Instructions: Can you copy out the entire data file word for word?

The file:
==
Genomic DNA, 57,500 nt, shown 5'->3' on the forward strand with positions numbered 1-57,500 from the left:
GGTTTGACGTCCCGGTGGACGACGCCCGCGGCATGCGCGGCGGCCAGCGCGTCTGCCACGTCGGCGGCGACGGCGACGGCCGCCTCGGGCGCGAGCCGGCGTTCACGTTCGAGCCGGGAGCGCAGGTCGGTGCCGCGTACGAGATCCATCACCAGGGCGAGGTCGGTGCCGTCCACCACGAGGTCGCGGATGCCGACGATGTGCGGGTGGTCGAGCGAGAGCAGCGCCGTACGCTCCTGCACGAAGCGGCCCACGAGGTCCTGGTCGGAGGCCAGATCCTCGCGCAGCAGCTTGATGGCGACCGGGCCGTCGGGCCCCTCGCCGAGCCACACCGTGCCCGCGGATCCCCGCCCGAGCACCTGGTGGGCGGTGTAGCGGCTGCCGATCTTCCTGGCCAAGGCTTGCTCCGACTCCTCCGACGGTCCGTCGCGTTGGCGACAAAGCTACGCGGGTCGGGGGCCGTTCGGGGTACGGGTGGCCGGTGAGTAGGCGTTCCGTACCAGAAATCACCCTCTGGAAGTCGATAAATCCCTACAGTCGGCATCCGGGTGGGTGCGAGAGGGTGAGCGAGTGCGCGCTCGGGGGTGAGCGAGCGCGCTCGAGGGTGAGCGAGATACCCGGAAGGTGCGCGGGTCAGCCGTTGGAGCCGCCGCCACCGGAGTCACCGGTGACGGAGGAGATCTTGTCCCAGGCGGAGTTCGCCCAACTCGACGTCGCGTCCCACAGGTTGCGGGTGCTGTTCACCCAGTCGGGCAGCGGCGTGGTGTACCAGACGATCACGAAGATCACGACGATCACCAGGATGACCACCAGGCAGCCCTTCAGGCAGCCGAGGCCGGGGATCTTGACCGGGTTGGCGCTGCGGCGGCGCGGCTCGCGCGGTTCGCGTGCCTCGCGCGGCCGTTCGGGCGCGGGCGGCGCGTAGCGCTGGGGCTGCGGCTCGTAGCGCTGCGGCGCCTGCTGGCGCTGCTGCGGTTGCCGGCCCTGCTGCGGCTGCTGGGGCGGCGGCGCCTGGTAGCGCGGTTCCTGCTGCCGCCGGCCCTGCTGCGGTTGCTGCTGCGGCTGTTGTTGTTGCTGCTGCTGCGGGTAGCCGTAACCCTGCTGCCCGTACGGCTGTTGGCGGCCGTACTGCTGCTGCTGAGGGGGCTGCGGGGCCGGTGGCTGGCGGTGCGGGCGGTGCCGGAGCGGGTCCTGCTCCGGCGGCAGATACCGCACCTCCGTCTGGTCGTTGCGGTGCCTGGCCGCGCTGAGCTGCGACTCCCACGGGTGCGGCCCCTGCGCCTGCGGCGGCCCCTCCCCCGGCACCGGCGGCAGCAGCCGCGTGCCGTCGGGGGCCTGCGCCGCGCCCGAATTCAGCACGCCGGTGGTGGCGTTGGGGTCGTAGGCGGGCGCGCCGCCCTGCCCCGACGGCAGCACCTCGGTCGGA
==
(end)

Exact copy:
Genomic DNA, 57,500 nt, shown 5'->3' on the forward strand with positions numbered 1-57,500 from the left:
GGTTTGACGTCCCGGTGGACGACGCCCGCGGCATGCGCGGCGGCCAGCGCGTCTGCCACGTCGGCGGCGACGGCGACGGCCGCCTCGGGCGCGAGCCGGCGTTCACGTTCGAGCCGGGAGCGCAGGTCGGTGCCGCGTACGAGATCCATCACCAGGGCGAGGTCGGTGCCGTCCACCACGAGGTCGCGGATGCCGACGATGTGCGGGTGGTCGAGCGAGAGCAGCGCCGTACGCTCCTGCACGAAGCGGCCCACGAGGTCCTGGTCGGAGGCCAGATCCTCGCGCAGCAGCTTGATGGCGACCGGGCCGTCGGGCCCCTCGCCGAGCCACACCGTGCCCGCGGATCCCCGCCCGAGCACCTGGTGGGCGGTGTAGCGGCTGCCGATCTTCCTGGCCAAGGCTTGCTCCGACTCCTCCGACGGTCCGTCGCGTTGGCGACAAAGCTACGCGGGTCGGGGGCCGTTCGGGGTACGGGTGGCCGGTGAGTAGGCGTTCCGTACCAGAAATCACCCTCTGGAAGTCGATAAATCCCTACAGTCGGCATCCGGGTGGGTGCGAGAGGGTGAGCGAGTGCGCGCTCGGGGGTGAGCGAGCGCGCTCGAGGGTGAGCGAGATACCCGGAAGGTGCGCGGGTCAGCCGTTGGAGCCGCCGCCACCGGAGTCACCGGTGACGGAGGAGATCTTGTCCCAGGCGGAGTTCGCCCAACTCGACGTCGCGTCCCACAGGTTGCGGGTGCTGTTCACCCAGTCGGGCAGCGGCGTGGTGTACCAGACGATCACGAAGATCACGACGATCACCAGGATGACCACCAGGCAGCCCTTCAGGCAGCCGAGGCCGGGGATCTTGACCGGGTTGGCGCTGCGGCGGCGCGGCTCGCGCGGTTCGCGTGCCTCGCGCGGCCGTTCGGGCGCGGGCGGCGCGTAGCGCTGGGGCTGCGGCTCGTAGCGCTGCGGCGCCTGCTGGCGCTGCTGCGGTTGCCGGCCCTGCTGCGGCTGCTGGGGCGGCGGCGCCTGGTAGCGCGGTTCCTGCTGCCGCCGGCCCTGCTGCGGTTGCTGCTGCGGCTGTTGTTGTTGCTGCTGCTGCGGGTAGCCGTAACCCTGCTGCCCGTACGGCTGTTGGCGGCCGTACTGCTGCTGCTGAGGGGGCTGCGGGGCCGGTGGCTGGCGGTGCGGGCGGTGCCGGAGCGGGTCCTGCTCCGGCGGCAGATACCGCACCTCCGTCTGGTCGTTGCGGTGCCTGGCCGCGCTGAGCTGCGACTCCCACGGGTGCGGCCCCTGCGCCTGCGGCGGCCCCTCCCCCGGCACCGGCGGCAGCAGCCGCGTGCCGTCGGGGGCCTGCGCCGCGCCCGAATTCAGCACGCCGGTGGTGGCGTTGGGGTCGTAGGCGGGCGCGCCGCCCTGCCCCGACGGCAGCACCTCGGTCGGA